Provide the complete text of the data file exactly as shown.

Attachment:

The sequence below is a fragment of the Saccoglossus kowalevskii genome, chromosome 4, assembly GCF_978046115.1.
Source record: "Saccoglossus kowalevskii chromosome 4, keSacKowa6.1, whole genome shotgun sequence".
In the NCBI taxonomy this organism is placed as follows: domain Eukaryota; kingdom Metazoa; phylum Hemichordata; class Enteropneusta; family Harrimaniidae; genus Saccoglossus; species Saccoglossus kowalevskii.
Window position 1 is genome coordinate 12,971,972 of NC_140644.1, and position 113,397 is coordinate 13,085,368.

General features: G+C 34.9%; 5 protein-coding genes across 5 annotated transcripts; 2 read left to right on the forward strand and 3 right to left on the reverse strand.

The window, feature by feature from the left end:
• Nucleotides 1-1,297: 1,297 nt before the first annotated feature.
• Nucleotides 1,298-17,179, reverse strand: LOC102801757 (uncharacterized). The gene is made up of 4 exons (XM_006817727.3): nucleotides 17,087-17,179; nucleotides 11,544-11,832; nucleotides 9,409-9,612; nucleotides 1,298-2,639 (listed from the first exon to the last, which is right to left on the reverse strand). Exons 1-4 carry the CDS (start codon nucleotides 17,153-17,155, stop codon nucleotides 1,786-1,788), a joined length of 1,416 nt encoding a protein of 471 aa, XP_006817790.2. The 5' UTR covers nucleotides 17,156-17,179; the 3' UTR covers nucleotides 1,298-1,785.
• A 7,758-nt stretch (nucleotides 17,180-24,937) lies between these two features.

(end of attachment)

The sequence below is a fragment of the Saccoglossus kowalevskii genome, chromosome 4, assembly GCF_978046115.1.
Source record: "Saccoglossus kowalevskii chromosome 4, keSacKowa6.1, whole genome shotgun sequence".
In the NCBI taxonomy this organism is placed as follows: domain Eukaryota; kingdom Metazoa; phylum Hemichordata; class Enteropneusta; family Harrimaniidae; genus Saccoglossus; species Saccoglossus kowalevskii.
Window position 1 is genome coordinate 12,971,972 of NC_140644.1, and position 113,397 is coordinate 13,085,368.

General features: G+C 34.9%; 5 protein-coding genes across 5 annotated transcripts; 2 read left to right on the forward strand and 3 right to left on the reverse strand.

The window, feature by feature from the left end:
• Nucleotides 1-1,297: 1,297 nt before the first annotated feature.
• Nucleotides 1,298-17,179, reverse strand: LOC102801757 (uncharacterized). The gene is made up of 4 exons (XM_006817727.3): nucleotides 17,087-17,179; nucleotides 11,544-11,832; nucleotides 9,409-9,612; nucleotides 1,298-2,639 (listed from the first exon to the last, which is right to left on the reverse strand). Exons 1-4 carry the CDS (start codon nucleotides 17,153-17,155, stop codon nucleotides 1,786-1,788), a joined length of 1,416 nt encoding a protein of 471 aa, XP_006817790.2. The 5' UTR covers nucleotides 17,156-17,179; the 3' UTR covers nucleotides 1,298-1,785.
• A 7,758-nt stretch (nucleotides 17,180-24,937) lies between these two features.